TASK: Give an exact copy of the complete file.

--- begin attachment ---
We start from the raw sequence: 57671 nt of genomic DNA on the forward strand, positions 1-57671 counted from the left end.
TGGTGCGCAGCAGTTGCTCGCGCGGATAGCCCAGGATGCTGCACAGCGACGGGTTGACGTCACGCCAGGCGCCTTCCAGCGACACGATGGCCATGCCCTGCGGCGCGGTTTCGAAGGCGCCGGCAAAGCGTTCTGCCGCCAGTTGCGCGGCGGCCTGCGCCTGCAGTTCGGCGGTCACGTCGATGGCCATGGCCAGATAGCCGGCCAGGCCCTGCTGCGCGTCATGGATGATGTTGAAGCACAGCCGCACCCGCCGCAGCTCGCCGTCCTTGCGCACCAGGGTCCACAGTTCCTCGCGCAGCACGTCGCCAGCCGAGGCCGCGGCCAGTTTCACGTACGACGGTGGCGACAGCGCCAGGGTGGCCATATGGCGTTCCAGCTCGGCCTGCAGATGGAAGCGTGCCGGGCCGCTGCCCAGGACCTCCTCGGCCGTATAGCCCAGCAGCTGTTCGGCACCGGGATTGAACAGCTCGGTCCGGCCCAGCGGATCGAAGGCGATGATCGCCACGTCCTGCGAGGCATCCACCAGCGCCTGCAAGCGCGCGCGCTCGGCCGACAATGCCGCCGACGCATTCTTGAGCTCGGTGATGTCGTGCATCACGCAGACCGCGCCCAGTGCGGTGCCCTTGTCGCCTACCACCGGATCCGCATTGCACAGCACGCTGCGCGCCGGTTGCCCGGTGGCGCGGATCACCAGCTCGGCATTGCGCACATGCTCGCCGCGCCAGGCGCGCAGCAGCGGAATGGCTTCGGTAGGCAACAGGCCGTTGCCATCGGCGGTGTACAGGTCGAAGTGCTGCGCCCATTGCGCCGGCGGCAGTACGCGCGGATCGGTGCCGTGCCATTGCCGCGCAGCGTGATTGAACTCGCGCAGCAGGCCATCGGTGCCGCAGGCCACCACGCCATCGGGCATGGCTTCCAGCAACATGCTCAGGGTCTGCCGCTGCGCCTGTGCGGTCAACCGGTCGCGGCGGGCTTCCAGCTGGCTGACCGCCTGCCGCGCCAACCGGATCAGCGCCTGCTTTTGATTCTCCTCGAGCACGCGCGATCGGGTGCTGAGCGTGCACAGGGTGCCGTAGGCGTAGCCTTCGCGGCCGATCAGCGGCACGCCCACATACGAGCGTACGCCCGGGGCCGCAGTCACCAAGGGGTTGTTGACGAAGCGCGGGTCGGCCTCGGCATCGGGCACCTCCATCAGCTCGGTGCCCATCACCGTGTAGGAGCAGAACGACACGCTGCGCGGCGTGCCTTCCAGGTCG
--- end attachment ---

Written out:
We start from the raw sequence: 57671 nt of genomic DNA on the forward strand, positions 1-57671 counted from the left end.
TGGTGCGCAGCAGTTGCTCGCGCGGATAGCCCAGGATGCTGCACAGCGACGGGTTGACGTCACGCCAGGCGCCTTCCAGCGACACGATGGCCATGCCCTGCGGCGCGGTTTCGAAGGCGCCGGCAAAGCGTTCTGCCGCCAGTTGCGCGGCGGCCTGCGCCTGCAGTTCGGCGGTCACGTCGATGGCCATGGCCAGATAGCCGGCCAGGCCCTGCTGCGCGTCATGGATGATGTTGAAGCACAGCCGCACCCGCCGCAGCTCGCCGTCCTTGCGCACCAGGGTCCACAGTTCCTCGCGCAGCACGTCGCCAGCCGAGGCCGCGGCCAGTTTCACGTACGACGGTGGCGACAGCGCCAGGGTGGCCATATGGCGTTCCAGCTCGGCCTGCAGATGGAAGCGTGCCGGGCCGCTGCCCAGGACCTCCTCGGCCGTATAGCCCAGCAGCTGTTCGGCACCGGGATTGAACAGCTCGGTCCGGCCCAGCGGATCGAAGGCGATGATCGCCACGTCCTGCGAGGCATCCACCAGCGCCTGCAAGCGCGCGCGCTCGGCCGACAATGCCGCCGACGCATTCTTGAGCTCGGTGATGTCGTGCATCACGCAGACCGCGCCCAGTGCGGTGCCCTTGTCGCCTACCACCGGATCCGCATTGCACAGCACGCTGCGCGCCGGTTGCCCGGTGGCGCGGATCACCAGCTCGGCATTGCGCACATGCTCGCCGCGCCAGGCGCGCAGCAGCGGAATGGCTTCGGTAGGCAACAGGCCGTTGCCATCGGCGGTGTACAGGTCGAAGTGCTGCGCCCATTGCGCCGGCGGCAGTACGCGCGGATCGGTGCCGTGCCATTGCCGCGCAGCGTGATTGAACTCGCGCAGCAGGCCATCGGTGCCGCAGGCCACCACGCCATCGGGCATGGCTTCCAGCAACATGCTCAGGGTCTGCCGCTGCGCCTGTGCGGTCAACCGGTCGCGGCGGGCTTCCAGCTGGCTGACCGCCTGCCGCGCCAACCGGATCAGCGCCTGCTTTTGATTCTCCTCGAGCACGCGCGATCGGGTGCTGAGCGTGCACAGGGTGCCGTAGGCGTAGCCTTCGCGGCCGATCAGCGGCACGCCCACATACGAGCGTACGCCCGGGGCCGCAGTCACCAAGGGGTTGTTGACGAAGCGCGGGTCGGCCTCGGCATCGGGCACCTCCATCAGCTCGGTGCCCATCACCGTGTAGGAGCAGAACGACACGCTGCGCGGCGTGCCTTCCAGGTCG